The Global Positioning System is something most Americans take for
granted. It's one of those things, like radio waves and cellphone
service, that just seems "there." As if it were always "there" and will
always be "there." It's almost as if the world was created with GPS,
mostly because there's no monthly fee to tap into the satellites, and
just about every smartphone now has GPS
capabilities built right in. So,
it's fair to take it all for granted, right? Well, not really.
GPS may be there for all to enjoy, but it's not free. In fact, it
doesn't even come cheap. The GPS system we're used to now has been
around for awhile, and it's about time to start thinking about upgrades.
According to a new report in the LA Times, a variety of scientists and
engineers are now looking at ways to piece together the hardware and
logistics necessary in order to get ready for and implement an $8
billion upgrade that will make GPS "more reliable, more widespread and
much more accurate."
Today, GPS locks are said to be accurate within 20 feet or so; after the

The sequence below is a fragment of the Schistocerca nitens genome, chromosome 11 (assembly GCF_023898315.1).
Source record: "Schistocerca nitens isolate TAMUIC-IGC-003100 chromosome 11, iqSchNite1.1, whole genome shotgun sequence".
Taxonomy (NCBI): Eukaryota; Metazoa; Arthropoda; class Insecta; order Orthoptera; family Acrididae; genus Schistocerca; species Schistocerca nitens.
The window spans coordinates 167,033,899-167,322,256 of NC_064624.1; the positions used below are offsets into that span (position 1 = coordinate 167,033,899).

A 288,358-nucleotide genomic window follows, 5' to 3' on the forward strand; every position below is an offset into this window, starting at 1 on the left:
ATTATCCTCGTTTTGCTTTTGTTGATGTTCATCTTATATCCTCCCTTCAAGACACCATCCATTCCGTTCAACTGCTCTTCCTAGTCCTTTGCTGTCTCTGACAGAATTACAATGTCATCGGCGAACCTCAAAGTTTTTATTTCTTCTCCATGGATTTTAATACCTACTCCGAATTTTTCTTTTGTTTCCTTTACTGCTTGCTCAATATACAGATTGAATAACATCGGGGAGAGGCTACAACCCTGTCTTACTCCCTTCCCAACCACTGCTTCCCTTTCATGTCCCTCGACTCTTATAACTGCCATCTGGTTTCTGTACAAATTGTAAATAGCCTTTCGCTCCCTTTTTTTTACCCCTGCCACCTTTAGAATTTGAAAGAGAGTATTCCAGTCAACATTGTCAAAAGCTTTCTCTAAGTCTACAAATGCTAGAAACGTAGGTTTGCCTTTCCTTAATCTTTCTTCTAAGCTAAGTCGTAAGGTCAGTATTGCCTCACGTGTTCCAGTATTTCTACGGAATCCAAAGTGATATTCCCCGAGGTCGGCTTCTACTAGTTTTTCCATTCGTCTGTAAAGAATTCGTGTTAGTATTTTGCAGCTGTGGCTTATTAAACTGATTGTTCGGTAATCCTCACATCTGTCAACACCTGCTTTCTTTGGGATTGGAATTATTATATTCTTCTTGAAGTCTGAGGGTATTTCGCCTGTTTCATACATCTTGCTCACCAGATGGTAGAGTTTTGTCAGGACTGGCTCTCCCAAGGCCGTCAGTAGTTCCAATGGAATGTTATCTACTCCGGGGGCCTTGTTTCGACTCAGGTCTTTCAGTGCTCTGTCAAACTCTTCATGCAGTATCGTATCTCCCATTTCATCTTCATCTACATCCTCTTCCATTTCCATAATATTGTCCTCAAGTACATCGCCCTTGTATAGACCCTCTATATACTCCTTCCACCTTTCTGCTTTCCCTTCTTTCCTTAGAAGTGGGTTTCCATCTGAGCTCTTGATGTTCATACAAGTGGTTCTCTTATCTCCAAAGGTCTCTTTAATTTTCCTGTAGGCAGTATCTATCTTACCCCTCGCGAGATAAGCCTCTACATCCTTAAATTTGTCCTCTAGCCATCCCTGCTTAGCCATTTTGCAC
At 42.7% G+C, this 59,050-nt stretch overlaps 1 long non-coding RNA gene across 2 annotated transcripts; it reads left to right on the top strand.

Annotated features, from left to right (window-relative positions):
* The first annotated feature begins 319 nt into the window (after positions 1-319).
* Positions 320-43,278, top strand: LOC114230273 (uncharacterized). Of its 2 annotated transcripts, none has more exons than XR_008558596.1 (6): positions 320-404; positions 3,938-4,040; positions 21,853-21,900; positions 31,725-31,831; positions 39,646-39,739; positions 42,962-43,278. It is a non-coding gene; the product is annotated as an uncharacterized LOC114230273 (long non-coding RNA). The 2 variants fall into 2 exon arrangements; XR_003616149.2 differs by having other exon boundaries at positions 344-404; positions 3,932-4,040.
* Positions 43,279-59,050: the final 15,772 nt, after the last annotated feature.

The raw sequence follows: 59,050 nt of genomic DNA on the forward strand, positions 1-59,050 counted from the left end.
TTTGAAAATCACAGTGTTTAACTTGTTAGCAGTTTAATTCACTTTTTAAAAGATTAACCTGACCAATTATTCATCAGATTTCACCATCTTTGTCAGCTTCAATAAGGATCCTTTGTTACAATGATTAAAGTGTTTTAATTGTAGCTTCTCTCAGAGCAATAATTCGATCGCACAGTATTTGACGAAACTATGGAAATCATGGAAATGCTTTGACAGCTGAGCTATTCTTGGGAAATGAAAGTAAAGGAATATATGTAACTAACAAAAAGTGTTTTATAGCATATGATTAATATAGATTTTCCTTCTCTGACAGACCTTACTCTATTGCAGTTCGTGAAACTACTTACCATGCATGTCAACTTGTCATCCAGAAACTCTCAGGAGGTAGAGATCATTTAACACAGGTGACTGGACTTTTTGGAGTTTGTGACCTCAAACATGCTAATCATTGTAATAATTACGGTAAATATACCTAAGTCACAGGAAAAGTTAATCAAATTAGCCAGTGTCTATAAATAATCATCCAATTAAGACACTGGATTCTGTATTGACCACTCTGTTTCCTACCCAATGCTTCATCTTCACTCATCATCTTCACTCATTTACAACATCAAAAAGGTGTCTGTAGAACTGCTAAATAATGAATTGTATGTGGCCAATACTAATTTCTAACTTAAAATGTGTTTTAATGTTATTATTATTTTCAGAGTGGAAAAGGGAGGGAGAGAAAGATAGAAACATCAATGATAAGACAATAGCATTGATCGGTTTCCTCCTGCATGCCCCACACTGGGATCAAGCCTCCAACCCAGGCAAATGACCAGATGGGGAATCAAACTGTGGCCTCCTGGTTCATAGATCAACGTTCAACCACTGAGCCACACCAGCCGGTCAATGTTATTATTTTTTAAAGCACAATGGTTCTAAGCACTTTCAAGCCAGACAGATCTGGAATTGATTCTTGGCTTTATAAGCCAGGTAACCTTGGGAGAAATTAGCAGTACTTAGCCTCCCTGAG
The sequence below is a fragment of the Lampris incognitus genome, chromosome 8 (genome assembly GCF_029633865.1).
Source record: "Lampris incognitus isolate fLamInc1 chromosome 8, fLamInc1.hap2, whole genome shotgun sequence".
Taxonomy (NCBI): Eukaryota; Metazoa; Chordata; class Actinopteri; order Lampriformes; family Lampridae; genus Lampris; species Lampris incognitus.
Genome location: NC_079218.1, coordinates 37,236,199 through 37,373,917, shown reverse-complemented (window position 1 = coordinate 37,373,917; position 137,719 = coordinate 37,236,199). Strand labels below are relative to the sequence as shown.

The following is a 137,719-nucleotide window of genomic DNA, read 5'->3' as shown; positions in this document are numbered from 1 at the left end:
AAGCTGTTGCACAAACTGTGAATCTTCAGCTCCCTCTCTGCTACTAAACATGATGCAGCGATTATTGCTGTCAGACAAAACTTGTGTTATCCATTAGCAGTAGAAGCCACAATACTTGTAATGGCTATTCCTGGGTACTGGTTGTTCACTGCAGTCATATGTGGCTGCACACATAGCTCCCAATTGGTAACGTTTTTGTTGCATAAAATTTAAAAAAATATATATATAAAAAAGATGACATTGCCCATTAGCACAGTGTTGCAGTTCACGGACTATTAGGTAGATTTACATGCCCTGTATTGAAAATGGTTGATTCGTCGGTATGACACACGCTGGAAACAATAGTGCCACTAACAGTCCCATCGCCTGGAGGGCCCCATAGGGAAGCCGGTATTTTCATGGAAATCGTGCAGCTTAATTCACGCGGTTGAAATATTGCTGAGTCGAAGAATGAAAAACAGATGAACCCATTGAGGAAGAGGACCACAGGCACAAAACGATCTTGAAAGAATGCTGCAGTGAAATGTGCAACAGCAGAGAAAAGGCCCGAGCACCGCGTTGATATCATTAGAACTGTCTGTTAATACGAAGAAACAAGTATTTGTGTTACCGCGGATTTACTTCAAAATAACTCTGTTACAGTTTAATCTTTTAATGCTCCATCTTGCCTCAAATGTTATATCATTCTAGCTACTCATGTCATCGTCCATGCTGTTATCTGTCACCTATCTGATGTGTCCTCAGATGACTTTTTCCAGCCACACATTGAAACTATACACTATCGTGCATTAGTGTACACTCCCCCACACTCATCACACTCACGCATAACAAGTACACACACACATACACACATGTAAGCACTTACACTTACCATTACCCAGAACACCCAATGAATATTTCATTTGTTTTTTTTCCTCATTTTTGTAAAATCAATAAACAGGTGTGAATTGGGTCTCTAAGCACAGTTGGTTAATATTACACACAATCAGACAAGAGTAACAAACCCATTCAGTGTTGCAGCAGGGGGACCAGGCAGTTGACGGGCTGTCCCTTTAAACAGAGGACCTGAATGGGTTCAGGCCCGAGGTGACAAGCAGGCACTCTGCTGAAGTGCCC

upgrade, that will improve to "within an arm's reach." Marco Caceres,
senior space analyst for aerospace research firm Teal
Group, explained that the "new system has the potential to deliver
capabilities we haven't seen yet," and "because GPS touches so many
industries, it's hard to imagine what industry
wouldn't be affected." Each of the 24 satellites that make up the
current GPS arrangement will be replaced one by one, with the total
overhaul taking over a decade. The entire project will be overseen by
engineers at Los Angeles Air Force Base in El Segundo, California.
Of course, the upgrades will come at the expense of the taxpayer, but $8
billion is a small overall price to pay to ensure that everyone with a
GPS system can find their nearest Starbucks and navigate to the owner of
that doggie crate they're trying to buy off of Craigslist. You may
think we're kidding, but the GPS system has had a very meaningful impact
in society and on our economy--think of this as an investment in your
future, and think about how bad you wish GPS were more accurate the next
time you hear "arriving at destination" 800 feet before you're actually
supposed to stop.